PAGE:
Western Akobo Food Security and Livelihoods Profile, Akobo County, Jonglei State, South Sudan, March 2020

Key findings

  • January 2020 Integrated Food Security Phase Classification (IPC)1 analysis results showed that an estimated 10% of the population in Western Akobo was classified in Catastrophe (IPC Phase 5) for the current period and 5% in the projection of February to April 2020.2 The level of food insecurity encountered in Western Akobo through this assessment lines up with the IPC findings.
  • Vulnerable households were found to be facing extreme hunger with limited access to coping mechanisms and community support. Cereals are almost completely unavailable outside food distributions, and milk is only accessible to those with access to cattle in distant pastures. The current situation can largely be attributed to a series of shocks:
    • Following the start of the civil war in 2013, insecurity reached a peak with an offensive in Western Akobo in 2017. This severely disrupted livelihoods and led the wealthiest households to move away.
    • In 2019, after two consecutive years of bad harvests, local crops were almost completely destroyed by flooding. The flooding also disrupted movement between locations within and outside Western Akobo.
    • As flood waters receded, beginning in November 2019, focus group discussion participants reported that they faced intensified cattle raiding. Rural populations moved to semi-urban areas (Walgak, Weichjol, and Boung), and do not travel much due to perceived insecurity.
  • The geographic isolation caused by flooding and perceived insecurity reportedly cut off access to traditional cattle camps and fishing grounds. As a result, residents continue to rely on collecting wild foods and fishing in Walgak, Weichjol, Boung and Kaikuny of Western Akobo, which is reportedly leading to the exhaustion of these resources.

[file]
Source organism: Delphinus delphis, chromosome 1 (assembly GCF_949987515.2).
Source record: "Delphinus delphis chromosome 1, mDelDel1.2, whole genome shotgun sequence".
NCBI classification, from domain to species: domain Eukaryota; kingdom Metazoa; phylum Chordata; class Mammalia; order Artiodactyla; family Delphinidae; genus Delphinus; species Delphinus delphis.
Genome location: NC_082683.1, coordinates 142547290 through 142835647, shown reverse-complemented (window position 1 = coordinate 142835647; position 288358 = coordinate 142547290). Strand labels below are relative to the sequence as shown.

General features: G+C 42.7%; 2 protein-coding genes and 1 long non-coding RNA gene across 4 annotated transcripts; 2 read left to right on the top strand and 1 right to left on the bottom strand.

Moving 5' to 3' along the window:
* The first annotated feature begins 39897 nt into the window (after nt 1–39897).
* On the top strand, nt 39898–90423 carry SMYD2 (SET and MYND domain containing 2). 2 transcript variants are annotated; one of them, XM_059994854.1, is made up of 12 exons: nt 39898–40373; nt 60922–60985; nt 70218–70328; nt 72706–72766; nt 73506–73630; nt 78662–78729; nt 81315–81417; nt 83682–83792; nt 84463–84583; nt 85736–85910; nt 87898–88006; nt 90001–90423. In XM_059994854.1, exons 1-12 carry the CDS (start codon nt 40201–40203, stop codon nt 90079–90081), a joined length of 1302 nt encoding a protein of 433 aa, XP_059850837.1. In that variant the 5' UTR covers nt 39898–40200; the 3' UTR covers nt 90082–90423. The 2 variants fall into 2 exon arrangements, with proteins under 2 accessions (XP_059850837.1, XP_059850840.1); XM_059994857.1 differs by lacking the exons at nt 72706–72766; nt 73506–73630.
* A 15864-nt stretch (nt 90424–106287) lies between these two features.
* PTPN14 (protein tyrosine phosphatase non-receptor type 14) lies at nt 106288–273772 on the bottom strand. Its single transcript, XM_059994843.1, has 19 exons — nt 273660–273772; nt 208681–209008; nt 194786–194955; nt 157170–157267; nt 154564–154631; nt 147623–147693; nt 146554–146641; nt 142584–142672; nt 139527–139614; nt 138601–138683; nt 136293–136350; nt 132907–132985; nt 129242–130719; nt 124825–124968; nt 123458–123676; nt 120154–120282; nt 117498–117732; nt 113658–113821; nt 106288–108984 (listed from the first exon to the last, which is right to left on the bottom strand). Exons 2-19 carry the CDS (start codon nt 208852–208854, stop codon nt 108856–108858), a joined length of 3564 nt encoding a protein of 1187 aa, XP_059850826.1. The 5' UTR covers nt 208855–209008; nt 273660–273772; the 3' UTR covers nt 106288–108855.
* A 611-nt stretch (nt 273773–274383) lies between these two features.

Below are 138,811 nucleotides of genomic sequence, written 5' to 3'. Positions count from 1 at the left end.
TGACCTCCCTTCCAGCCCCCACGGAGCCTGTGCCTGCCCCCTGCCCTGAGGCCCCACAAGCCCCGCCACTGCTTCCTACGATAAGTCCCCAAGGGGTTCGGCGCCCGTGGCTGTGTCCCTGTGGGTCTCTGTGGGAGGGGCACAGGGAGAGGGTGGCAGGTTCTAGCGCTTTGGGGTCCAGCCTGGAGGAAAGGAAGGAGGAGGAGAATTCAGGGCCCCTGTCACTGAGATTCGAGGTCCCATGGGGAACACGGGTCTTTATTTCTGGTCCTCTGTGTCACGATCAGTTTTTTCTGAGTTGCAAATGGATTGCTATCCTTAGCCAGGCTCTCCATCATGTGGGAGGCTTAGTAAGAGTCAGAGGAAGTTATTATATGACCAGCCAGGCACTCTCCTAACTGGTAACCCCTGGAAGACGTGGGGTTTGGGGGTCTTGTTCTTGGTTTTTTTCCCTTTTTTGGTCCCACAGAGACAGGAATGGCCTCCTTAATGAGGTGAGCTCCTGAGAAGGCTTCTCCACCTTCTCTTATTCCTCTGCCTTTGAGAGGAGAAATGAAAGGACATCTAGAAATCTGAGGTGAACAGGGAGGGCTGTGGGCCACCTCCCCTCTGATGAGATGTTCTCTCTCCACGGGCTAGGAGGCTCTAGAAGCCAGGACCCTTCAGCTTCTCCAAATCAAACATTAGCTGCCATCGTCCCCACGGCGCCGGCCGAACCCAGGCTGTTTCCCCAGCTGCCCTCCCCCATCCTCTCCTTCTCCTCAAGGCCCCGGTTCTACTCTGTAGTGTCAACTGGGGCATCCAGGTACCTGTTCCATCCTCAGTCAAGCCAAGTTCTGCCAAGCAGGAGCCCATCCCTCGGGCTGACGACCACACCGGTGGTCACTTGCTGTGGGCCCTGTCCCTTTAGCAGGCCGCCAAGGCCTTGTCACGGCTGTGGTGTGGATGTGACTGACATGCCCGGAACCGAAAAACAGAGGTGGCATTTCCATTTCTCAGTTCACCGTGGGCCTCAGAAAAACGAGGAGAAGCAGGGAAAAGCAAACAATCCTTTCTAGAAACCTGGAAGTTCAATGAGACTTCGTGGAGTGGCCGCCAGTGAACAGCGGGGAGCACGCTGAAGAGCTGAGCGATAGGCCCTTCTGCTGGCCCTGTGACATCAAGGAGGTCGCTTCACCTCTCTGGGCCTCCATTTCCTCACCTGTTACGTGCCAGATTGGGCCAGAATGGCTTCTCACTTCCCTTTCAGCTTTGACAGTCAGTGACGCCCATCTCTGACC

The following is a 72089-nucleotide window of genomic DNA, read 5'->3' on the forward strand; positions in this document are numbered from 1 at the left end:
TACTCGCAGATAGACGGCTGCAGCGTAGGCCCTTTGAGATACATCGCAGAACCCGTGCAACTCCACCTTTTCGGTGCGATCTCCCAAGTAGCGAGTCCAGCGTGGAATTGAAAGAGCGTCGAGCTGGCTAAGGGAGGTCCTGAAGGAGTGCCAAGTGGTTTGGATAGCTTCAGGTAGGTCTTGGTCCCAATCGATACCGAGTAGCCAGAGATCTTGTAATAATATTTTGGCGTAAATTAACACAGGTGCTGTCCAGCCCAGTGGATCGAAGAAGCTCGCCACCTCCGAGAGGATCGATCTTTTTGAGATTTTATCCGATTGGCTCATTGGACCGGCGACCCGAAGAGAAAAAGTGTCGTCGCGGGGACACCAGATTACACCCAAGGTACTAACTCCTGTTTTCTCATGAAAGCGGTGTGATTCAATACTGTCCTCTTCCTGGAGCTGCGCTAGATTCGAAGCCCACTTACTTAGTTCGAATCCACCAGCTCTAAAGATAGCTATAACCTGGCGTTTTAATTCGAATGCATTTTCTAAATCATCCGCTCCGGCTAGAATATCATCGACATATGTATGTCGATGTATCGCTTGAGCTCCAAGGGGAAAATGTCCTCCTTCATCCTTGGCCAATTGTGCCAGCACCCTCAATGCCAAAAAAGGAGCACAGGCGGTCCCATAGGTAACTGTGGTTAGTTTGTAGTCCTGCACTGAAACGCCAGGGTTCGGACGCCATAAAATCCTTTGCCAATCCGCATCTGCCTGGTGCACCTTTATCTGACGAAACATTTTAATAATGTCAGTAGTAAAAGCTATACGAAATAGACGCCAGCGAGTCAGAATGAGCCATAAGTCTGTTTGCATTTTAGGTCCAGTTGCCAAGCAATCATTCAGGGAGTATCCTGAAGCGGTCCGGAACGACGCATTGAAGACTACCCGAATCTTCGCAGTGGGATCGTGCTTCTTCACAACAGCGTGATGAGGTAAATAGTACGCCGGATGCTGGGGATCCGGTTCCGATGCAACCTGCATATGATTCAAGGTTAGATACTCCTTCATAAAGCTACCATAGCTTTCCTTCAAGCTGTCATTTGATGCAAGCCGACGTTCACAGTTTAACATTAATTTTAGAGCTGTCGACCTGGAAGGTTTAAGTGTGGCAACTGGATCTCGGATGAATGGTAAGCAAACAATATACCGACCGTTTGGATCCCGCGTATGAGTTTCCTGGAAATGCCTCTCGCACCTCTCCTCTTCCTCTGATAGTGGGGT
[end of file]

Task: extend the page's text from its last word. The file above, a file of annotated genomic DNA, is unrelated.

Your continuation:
• As the population primarily consists of poor and very poor households, with little access to food, strategies that rely on support from the wider community, such as begging, are reportedly no longer effective methods of coping with food insecurity. Households with underlying vulnerabilities and a lack of kinship support are most severely affected by food insecurity.
  • Although the frequency of humanitarian food aid deliveries has been increased, it is reportedly not sufficient to feed the entire population, and does not reach all households in Western Akobo. Households that are not being reached reportedly include some that were unable to attend biometric registration in November 2019 because they lived in parts of Western Akobo that were cut off due to flooding, causing them to not receive food aid in January 2020. Additionally, there are individuals among vulnerable members of the community who have not been identified and assisted as such due to gaps in targeting policies.

 

 

 

Source: REACH Initiative